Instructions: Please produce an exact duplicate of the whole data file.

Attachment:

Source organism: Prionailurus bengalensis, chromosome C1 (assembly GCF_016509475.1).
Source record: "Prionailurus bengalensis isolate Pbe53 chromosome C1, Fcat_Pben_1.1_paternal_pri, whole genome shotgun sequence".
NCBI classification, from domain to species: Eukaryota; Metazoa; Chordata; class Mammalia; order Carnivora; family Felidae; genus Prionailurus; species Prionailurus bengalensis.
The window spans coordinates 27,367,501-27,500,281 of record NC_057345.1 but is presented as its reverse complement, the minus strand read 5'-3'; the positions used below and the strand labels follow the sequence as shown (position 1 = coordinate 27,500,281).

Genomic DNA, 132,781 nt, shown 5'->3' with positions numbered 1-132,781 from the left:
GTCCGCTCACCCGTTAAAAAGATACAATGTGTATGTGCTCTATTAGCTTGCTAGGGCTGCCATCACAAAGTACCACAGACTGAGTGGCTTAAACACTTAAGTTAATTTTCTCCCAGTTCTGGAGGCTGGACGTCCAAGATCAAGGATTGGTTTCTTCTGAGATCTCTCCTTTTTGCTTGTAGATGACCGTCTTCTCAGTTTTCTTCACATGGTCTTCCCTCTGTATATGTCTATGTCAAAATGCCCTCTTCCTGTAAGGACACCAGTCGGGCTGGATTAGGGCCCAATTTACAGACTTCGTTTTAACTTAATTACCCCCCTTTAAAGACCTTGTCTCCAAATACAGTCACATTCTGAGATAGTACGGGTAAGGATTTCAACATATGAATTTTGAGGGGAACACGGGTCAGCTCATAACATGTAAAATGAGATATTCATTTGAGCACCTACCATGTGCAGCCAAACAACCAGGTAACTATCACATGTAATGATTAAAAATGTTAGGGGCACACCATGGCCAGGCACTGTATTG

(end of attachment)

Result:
Source organism: Prionailurus bengalensis, chromosome C1 (assembly GCF_016509475.1).
Source record: "Prionailurus bengalensis isolate Pbe53 chromosome C1, Fcat_Pben_1.1_paternal_pri, whole genome shotgun sequence".
NCBI classification, from domain to species: Eukaryota; Metazoa; Chordata; class Mammalia; order Carnivora; family Felidae; genus Prionailurus; species Prionailurus bengalensis.
The window spans coordinates 27,367,501-27,500,281 of record NC_057345.1 but is presented as its reverse complement, the minus strand read 5'-3'; the positions used below and the strand labels follow the sequence as shown (position 1 = coordinate 27,500,281).

Genomic DNA, 132,781 nt, shown 5'->3' with positions numbered 1-132,781 from the left:
GTCCGCTCACCCGTTAAAAAGATACAATGTGTATGTGCTCTATTAGCTTGCTAGGGCTGCCATCACAAAGTACCACAGACTGAGTGGCTTAAACACTTAAGTTAATTTTCTCCCAGTTCTGGAGGCTGGACGTCCAAGATCAAGGATTGGTTTCTTCTGAGATCTCTCCTTTTTGCTTGTAGATGACCGTCTTCTCAGTTTTCTTCACATGGTCTTCCCTCTGTATATGTCTATGTCAAAATGCCCTCTTCCTGTAAGGACACCAGTCGGGCTGGATTAGGGCCCAATTTACAGACTTCGTTTTAACTTAATTACCCCCCTTTAAAGACCTTGTCTCCAAATACAGTCACATTCTGAGATAGTACGGGTAAGGATTTCAACATATGAATTTTGAGGGGAACACGGGTCAGCTCATAACATGTAAAATGAGATATTCATTTGAGCACCTACCATGTGCAGCCAAACAACCAGGTAACTATCACATGTAATGATTAAAAATGTTAGGGGCACACCATGGCCAGGCACTGTATTG